If you’ve not read the earlier parts of this travelogue, feel free to go to the links below. If you have, brave on!

Getting off from the helicopter the Shrine was just about 2 kilometres away.

As we walked on the cobbled stones, it felt wonderful. And it was ccccold. But charged with the speed and efficiency of the helicopter, we marched onwards to our destination.


 The Vaishnodevi legend is beautiful for those who don’t know it. I am not going to narrate it here. Needless to say, I always approach a shrine with more of a spiritual feeling than a religious one.


And what always, always, always appeals to me in religious places is the collective faith that gathers here. The people who approach this shrine are indeed perfect examples of that.


They come with immense faith. And sometimes nothing but.


I saw a young couple with a toddler, walk, yes walk, all the way up. One of them carried the baby, the other person carried their bag. From time to time, they’d exchange their respective burdens. From the looks of it, I don’t know what difference it made, but they did it, as they chanted “Jai mata di” with all the religious fervor possible.


I saw old people wending their way slowly up the cobbled path to the shrine. Weary but with a clear glint of faith in their eyes. The Divine Mother was waiting for them. They’d do this no matter what.


I saw youngsters in jeans and t-shirts, the types you’d expect to see munching pop corn in your local theatre and they walked up with the gusto and strength of the youth and the belief and spirituality of age.


And I saw families. Friends. Groups of all kinds. Fat people. Thin ones. Young. Old. Ailing. Babies. Toddlers. Mothers. Fathers. All moving towards a common destination. All united by faith. A central mantra. A song. A hymn. Or just the rousing cries of “Jai Mata Di” (Hail the Mother) as if it added a spurt of energy into their step as they wended the arduous way up.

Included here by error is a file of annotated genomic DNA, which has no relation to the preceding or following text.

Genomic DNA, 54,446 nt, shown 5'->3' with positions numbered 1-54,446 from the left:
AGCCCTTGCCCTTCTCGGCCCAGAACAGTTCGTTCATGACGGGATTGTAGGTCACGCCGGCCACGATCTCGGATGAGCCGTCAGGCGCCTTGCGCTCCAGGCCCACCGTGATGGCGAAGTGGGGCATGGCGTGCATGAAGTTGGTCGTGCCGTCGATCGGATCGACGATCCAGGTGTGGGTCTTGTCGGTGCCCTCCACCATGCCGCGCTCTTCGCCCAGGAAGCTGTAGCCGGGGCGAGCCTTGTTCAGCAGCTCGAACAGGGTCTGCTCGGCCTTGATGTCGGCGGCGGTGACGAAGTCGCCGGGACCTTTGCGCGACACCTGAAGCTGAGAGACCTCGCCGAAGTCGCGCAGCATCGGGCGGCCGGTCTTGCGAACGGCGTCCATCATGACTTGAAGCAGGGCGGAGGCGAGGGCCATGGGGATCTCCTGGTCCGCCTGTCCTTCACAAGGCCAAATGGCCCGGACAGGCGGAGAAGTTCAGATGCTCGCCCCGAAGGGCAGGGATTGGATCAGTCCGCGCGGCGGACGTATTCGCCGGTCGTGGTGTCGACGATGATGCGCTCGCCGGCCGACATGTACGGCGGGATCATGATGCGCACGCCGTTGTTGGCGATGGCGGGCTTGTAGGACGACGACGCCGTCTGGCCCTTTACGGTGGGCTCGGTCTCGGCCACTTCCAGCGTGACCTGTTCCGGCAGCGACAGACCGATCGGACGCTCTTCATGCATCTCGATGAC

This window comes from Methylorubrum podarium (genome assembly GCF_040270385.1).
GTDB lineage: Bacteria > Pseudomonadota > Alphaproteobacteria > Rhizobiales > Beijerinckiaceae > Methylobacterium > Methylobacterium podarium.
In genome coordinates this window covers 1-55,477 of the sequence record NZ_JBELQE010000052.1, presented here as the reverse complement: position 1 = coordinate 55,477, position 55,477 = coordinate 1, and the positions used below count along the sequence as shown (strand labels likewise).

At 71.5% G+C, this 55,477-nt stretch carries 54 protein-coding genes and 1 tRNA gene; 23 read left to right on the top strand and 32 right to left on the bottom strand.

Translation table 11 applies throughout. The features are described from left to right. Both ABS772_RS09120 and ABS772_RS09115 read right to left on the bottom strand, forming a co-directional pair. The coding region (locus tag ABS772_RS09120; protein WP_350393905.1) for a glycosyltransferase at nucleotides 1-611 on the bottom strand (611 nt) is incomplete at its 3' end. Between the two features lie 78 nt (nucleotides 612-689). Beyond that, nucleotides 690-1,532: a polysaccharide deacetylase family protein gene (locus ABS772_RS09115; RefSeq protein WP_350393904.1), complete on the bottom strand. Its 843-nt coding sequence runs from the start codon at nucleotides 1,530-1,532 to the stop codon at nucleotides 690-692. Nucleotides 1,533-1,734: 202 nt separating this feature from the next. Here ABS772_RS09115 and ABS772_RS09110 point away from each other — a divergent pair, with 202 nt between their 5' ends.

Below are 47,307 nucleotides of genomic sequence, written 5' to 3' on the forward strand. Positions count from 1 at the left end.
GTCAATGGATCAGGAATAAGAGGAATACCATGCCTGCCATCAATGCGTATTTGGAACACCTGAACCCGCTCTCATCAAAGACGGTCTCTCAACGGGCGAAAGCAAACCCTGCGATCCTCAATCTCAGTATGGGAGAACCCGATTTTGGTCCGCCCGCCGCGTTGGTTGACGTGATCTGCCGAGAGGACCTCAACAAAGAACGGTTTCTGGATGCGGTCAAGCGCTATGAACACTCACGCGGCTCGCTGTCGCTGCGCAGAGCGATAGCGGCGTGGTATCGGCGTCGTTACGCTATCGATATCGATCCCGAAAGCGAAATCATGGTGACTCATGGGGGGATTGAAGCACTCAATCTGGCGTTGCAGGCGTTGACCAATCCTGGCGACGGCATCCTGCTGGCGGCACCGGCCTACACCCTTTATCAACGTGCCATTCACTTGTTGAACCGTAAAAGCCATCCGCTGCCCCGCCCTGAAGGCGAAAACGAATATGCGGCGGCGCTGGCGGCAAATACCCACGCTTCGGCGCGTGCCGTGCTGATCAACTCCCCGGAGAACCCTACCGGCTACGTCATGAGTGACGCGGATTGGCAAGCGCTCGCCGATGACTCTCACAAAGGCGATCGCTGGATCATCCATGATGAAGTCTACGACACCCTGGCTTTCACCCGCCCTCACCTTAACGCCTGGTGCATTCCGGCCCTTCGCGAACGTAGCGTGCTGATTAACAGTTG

If the crowds in any Hindu shrine are a deterrent, the sense of faith that unites everyone is something worth experiencing. I’ve seen it time and again. Whether it is at the Sai Baba temple in Shirdi, the Golden Temple in Amritsar, here in Vaishnodevi or even the Mahalaxmi temple in Mumbai. It’s faith that brings everyone to the divine doorstep and faith that sends them back with the conviction that there is a higher power that will look after them in their times of need.


Long ago, somewhere I had read the definition of an atheist: a person with no imaginary means of support.I so agree.

For those who believe in God, or a Supreme Being, no matter what their religion is, there is this pillar that is always there to lean on – whether in times of joy or sorrow. Every time I visit one of these temples or shrines, I come back my soul refreshed, my spirituality renewed, just seeing this spectacle of faith.

Jai Mata Di!

And the story continues here

Food for Thought #FiveDaysOff Part Four

Did you miss the earlier posts?

Helicopters, heights and a new high #FiveDaysOff Part Two

A great start… and a miracle #FiveDaysOff Part One